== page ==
And  then it hit me:  We've got to stop hating each other. 

That's what we have to do.  The hate, the division, the's got to stop.

Because that's where the power of those who would destroy this country comes from.  From hate.  We call each other "the enemy."  We spew filth at each other on a daily basis.  We've  escalated from verbal assault upon our neighbors to cyber-bullying and, finally, deadly violence.  Beatings.  Rapes.  Shootings.  Riots. 

And  in our nation's capitol, we have 535 of our duly chosen "representatives" carrying out what they believe is OUR mandate to hate (or maybe we are carrying out theirs; it's become a chicken/egg thing...impossible to distinguish which came first.)  We've even elected ourselves a Hater-in-Chief.  We're no longer the United States of America.  We're the Divided States of Hate.    

It has to stop.  And WE can stop it.  At a very grass roots level.  In our neighborhoods, in our villages and towns and cities, we have to stop hating each other.  THAT is what we can do.  All the petitions and phone calls and emails and tweets and Facebook statuses and blog posts we can muster will not produce the result of We The People physically laying down our swords and our clubs, joining together and refusing to continue to hate.

THIS is what needs to be organized.  THIS is the thing into which we need to pour our hearts, our blood, sweat and tears.  We need to join together and STOP THE HATE.

Once we stop hating, our god-forsaken joke of a government can continue to stall, or stagnate or even explode, and we'll weather the storm.  Because we'll care about each other, and we'll take care of each other. 

We are all we have, my friends.   And that is not a bad thing. 

There are 319 million of us.  We are...HUGE!

Saturday, January 7, 2017

Tomorrow Belongs To...

A little background here, invisible audience:  Oregon is a blue state purely on the strength of the liberals overrunning our most populous areas--Portland, Eugene-Springield, Salem.  The rest of the state is as red as they come...the farther south you go, the redder it gets.  Think of the guys that took over Malheur last winter.  Down here in these parts--we're in Klamath Falls right now--the folks were definitely siding with the Bundys.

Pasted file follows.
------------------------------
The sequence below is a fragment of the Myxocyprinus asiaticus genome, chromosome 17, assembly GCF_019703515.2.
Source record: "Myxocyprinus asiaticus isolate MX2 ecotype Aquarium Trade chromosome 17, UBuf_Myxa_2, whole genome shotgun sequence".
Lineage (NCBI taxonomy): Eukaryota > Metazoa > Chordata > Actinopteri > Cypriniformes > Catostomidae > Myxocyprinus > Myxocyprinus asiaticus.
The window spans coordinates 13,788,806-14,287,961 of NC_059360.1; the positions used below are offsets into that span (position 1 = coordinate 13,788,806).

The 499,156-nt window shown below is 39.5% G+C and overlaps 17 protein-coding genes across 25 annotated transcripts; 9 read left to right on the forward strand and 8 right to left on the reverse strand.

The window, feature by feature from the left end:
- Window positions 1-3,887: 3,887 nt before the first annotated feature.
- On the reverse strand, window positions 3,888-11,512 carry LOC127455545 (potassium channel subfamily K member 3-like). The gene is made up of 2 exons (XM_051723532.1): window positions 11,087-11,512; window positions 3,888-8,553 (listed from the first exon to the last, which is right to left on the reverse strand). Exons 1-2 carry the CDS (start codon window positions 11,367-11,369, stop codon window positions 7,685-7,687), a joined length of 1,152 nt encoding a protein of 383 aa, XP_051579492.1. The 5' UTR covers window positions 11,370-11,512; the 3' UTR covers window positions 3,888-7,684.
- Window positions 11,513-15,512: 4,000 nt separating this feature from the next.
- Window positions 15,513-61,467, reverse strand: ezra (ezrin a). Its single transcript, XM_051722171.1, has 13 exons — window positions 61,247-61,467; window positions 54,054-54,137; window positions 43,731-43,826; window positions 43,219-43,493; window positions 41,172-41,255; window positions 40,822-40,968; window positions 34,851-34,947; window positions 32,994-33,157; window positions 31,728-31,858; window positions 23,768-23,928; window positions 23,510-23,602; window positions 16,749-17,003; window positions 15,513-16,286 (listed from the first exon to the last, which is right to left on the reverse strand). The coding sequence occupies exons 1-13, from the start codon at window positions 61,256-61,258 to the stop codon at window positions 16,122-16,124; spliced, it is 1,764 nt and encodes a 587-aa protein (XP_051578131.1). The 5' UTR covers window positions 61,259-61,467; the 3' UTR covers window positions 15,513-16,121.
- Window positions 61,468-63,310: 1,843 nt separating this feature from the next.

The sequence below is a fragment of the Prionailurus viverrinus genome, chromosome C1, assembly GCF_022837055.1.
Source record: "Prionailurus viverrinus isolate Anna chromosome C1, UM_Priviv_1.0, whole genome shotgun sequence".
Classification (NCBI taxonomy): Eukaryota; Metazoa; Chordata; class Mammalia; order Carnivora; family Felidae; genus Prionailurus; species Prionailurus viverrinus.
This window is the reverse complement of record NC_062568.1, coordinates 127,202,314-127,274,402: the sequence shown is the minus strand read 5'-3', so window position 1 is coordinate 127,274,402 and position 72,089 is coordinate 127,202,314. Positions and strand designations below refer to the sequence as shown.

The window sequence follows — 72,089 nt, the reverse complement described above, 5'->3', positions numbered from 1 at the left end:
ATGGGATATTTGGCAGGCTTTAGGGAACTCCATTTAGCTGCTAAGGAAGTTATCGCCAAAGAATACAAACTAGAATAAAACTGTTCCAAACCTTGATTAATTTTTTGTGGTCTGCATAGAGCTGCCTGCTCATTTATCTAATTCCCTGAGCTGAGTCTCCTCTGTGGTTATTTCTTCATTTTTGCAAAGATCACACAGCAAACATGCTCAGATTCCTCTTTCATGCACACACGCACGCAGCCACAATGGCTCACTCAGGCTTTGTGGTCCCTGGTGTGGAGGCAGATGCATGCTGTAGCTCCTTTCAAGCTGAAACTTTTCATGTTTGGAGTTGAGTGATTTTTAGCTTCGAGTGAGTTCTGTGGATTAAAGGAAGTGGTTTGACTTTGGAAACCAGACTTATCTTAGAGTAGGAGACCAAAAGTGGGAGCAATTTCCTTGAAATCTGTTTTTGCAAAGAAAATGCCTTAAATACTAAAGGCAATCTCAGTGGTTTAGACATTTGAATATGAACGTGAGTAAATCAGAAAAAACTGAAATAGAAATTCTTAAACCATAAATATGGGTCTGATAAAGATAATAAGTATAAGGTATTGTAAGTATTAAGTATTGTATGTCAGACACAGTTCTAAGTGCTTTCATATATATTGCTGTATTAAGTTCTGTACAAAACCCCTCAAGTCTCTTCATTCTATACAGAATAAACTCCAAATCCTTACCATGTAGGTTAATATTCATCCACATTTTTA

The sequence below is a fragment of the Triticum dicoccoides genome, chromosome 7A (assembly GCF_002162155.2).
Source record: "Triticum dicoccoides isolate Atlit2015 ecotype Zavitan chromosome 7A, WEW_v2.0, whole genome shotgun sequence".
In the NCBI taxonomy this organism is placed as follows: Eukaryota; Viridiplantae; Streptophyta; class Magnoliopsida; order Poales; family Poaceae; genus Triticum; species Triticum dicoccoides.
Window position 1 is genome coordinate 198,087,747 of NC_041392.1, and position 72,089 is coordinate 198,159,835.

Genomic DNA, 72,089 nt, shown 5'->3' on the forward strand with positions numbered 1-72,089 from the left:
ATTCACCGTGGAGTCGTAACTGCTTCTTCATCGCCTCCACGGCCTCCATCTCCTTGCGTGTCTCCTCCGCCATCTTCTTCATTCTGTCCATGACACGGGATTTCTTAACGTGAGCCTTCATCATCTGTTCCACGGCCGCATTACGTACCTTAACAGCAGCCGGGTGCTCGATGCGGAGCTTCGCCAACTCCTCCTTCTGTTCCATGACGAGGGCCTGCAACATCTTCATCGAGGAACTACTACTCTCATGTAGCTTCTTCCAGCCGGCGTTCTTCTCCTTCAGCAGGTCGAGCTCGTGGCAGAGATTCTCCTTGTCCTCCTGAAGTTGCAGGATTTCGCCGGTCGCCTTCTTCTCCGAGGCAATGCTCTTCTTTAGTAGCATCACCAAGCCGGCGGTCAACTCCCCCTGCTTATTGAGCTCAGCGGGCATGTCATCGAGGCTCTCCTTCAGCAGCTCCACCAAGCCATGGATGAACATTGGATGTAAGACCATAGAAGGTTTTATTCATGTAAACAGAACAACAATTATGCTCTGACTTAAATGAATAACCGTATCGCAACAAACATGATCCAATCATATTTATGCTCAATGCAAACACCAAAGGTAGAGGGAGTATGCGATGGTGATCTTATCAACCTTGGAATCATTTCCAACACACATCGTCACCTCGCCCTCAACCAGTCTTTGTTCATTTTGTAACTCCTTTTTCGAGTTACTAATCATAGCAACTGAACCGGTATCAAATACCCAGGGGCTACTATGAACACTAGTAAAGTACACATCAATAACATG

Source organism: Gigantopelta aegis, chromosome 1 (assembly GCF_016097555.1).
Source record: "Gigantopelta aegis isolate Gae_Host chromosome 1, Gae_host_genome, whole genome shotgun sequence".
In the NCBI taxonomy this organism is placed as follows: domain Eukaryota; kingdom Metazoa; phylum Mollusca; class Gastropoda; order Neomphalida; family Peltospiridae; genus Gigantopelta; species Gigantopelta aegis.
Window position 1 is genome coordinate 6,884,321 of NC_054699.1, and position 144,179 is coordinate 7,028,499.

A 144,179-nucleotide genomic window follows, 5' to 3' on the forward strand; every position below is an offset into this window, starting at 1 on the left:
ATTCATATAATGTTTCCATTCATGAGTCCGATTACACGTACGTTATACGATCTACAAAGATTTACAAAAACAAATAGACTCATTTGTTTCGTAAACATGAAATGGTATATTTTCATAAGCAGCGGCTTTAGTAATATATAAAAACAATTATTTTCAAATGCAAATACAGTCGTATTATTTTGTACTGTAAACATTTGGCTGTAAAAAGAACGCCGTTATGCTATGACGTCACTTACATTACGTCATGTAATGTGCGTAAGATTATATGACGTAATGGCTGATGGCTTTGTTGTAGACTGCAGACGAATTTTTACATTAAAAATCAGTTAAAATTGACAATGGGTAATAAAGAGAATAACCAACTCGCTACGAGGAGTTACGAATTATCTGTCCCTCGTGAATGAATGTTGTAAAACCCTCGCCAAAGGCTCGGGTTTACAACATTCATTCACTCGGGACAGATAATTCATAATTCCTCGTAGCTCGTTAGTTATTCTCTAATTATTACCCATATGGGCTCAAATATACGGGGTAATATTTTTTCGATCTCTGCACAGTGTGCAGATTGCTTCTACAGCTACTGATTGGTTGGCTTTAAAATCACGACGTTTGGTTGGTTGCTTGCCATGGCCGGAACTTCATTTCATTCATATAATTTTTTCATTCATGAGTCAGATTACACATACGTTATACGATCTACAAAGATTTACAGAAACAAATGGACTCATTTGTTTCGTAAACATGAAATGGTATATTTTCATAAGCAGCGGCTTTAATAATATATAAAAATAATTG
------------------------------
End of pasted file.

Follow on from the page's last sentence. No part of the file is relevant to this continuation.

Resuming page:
So...we went to lunch at a local watering hole this afternoon, the kind with a tv-screen in every corner.  As it happened, we were tuned into the very beginning of a football game.  Up there on the tv, some guy steps up to a mike, doffs his cowboy hat and starts to belt out "The Star Spangled Banner."  

And a guy at the next table takes off his ball cap, stands at attention and puts his hand over his heart.

It made me uncomfortable.  And I was uncomfortable with being uncomfortable about it.  "Quit being an ass," I told myself.  "It's a free country.  He's not bothering you."  Still, a nagging bit of disapproval followed me through my meal, and out the door.

A little while later, after thinking about it some more, it came to my mind what exactly made me uncomfortable about this guy standing up in a bar showing off his ostentatious brand of in-your-face "patriotism."

It was because it reminded me WAY too much of this (from 1972's film version of "Cabaret."):

Friday, January 6, 2017

Thursday, January 5, 2017

Take a Good Look, Progressives

The holidays are over.   We're in to the new year and the countdown of the last days of a sane human being presiding over the United States of America has begun in earnest.    I've noticed some of my progressive friends returning to social media, passing around disgruntled memes and engaging in a little post-election observation.  What I've noticed most about the return of liberals to Facebook and Twitter is that no one is really talking too much about who is responsible for the fact of president-elect Cheeto Jesus.  Let me put it out there for you all:   I lay a good deal of the responsibility at the feet of the legions of progressives who either didn't vote or voted for a third party candidate because they were assured by the mainstream media of a Clinton victory, so they were free to "vote (or not) their conscience" without being afraid that Trump would win. Surprise!

In my humble opinion, the show put on by the progressive "faithful" during the entire election cycle was shameful. They were more than happy to abandon the moral high ground and jump on the vicious, negative, Hillary-bashing bus during the primaries; then they whip out their halos, polish them up and "vote their conscience" in the general election. I call bullshit on that. You can't run with the devil and then go kneel in front of the altar when it suits your fancy.